Legislature leaves mental health measures in limbo

By Faith Myers Updated: 1 hour ago Published: 1 hour ago Alaska Psychiatric Institute is…

Legislature leaves mental health measures in limbo
By Faith Myers

Updated: 1 hour ago Published: 1 hour ago

Legislature leaves mental health measures in limbo

Thousands of people each year in Alaska are transported to a locked psychiatric facility or unit for a forced psychiatric evaluation or treatment. The challenge for the state and the patients — there is not a sufficient number of beds, funding and hospital staff to properly care for and protect patients.

House Bill 80 and its companion, Senate Bill 53, would give the option to prosecutors to more easily civilly commit people that are accused of committing a violent crime but are unable to stand trial because of a mental illness. I support the bills, except for the fact the House and the Senate have not answered the question of how the state is going to place violent people in psychiatric units and protect the nonviolent patients.

Alaska has a history of not providing proper protection and care for people the state considers having a disability. In 2021, the state ombudsman stated in a report that only about half of the patients at state-run Alaska Psychiatric Institute were given an individualized treatment plan. What that translates to is that at least one-half of the patients were simply warehoused and not given a reasonable opportunity for recovery. An individualized treatment plan would also give staff a blueprint on how to properly care for people with trauma in their background.

The state ombudsman also stated in a report that it appears that staff at API had a permissive attitude toward patient-on-patient assaults. When more violent and unpredictable people who have committed crimes are placed in API as patients because of the passage of HB 80 or SB 53, it will present an unnecessary danger to nonviolent patients.

Psychiatric patients are already at risk of being injured or unnecessarily traumatized during treatment. In 2017 at API, there were 116 patients injured, of whom 90 needed hospitalization or medical care. Fifty were the result of patient-on-patient assaults.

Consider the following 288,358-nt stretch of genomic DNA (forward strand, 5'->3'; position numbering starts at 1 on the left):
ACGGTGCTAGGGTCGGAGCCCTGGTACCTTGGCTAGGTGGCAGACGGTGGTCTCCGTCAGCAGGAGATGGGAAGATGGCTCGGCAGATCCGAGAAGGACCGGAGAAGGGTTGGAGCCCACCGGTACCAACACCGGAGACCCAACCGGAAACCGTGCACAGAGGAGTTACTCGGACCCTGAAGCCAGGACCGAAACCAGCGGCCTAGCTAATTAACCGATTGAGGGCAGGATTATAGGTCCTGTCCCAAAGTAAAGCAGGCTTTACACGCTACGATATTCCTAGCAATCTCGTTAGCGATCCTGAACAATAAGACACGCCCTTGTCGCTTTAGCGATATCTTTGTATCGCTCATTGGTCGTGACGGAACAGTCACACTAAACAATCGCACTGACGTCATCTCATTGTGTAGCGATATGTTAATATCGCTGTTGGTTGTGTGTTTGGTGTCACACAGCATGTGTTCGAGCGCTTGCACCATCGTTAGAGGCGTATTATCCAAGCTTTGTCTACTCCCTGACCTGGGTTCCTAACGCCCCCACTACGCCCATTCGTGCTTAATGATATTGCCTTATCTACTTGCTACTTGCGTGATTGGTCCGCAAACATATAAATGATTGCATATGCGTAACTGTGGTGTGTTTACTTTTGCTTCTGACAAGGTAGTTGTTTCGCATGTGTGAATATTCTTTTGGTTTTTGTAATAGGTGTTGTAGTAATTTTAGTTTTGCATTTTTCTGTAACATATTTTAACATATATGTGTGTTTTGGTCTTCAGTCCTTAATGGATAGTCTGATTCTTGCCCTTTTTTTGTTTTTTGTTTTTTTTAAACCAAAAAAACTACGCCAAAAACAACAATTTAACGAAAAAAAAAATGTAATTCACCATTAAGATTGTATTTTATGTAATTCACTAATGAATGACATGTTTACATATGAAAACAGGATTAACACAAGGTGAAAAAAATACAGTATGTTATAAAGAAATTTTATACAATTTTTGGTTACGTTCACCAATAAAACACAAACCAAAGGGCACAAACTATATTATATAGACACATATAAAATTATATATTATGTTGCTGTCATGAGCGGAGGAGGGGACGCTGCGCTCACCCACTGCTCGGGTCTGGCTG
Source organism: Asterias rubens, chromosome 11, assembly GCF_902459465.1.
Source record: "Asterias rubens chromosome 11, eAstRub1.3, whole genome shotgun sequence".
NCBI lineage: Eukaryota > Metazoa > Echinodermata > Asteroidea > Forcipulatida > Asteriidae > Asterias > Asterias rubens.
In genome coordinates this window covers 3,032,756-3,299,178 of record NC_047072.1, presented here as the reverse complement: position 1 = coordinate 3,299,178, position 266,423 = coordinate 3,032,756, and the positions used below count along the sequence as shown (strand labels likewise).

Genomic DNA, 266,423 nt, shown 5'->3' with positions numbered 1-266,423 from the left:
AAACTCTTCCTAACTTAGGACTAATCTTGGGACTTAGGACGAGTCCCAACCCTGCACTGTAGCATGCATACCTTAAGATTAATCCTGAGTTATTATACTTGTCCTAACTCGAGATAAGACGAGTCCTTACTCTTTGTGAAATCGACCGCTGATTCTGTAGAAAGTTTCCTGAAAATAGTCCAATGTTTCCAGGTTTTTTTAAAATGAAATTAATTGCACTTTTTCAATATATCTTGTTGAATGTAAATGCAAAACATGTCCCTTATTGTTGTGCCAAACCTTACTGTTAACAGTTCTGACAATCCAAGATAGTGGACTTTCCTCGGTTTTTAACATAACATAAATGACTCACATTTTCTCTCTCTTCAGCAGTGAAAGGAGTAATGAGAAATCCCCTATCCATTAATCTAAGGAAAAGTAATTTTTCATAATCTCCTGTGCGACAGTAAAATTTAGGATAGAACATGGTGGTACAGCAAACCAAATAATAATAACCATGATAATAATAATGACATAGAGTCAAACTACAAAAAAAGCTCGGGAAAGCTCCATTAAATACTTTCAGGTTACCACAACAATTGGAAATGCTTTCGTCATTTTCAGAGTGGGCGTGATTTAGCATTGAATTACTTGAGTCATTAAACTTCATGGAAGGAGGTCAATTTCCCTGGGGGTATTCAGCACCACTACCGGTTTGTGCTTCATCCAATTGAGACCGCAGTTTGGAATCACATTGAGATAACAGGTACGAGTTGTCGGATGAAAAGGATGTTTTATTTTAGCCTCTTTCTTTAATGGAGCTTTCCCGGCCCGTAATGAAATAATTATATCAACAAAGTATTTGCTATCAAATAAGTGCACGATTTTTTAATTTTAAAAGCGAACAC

There has never been an effort by state agencies to document and publicize patient complaints, injuries and traumatic events from all psychiatric facilities or units financially supported by the state. People with a mental illness appear to be a forgotten and unprotected class in Alaska.

It was reported in the Anchorage Daily News that the police were called to the North Star Behavioral Health Services in Anchorage about 100 times in 2022, either to arrest patients for violent actions or to investigate destruction of property.

No non-violent psychiatric patient should be required by the state to receive treatment in a facility that is known for violence.

The standard treatment of acute care psychiatric patients in facilities like API too often promotes a revolving-door commitment of patients or leaves them sleeping on the streets. Patients are often cut off from family, friends and the community; unable to go outdoors in the fenced courtyard on a regular basis; and as stated in a previous paragraph, unable to fully participate in their treatment plan.

House Bill 80 and Senate Bill 53, if brought up later this year or next year, must have more ambition than simply getting dangerous people off the streets and protecting the general public. There must be requirements in the bills to protect nonviolent patients from violent patients in psychiatric facilities.

Faith J. Myers is the author of the book, “Going Crazy in Alaska; a History of Alaska’s treatment of psychiatric patients,” and has spent more than seven months as a patient in locked psychiatric facilities in Alaska.

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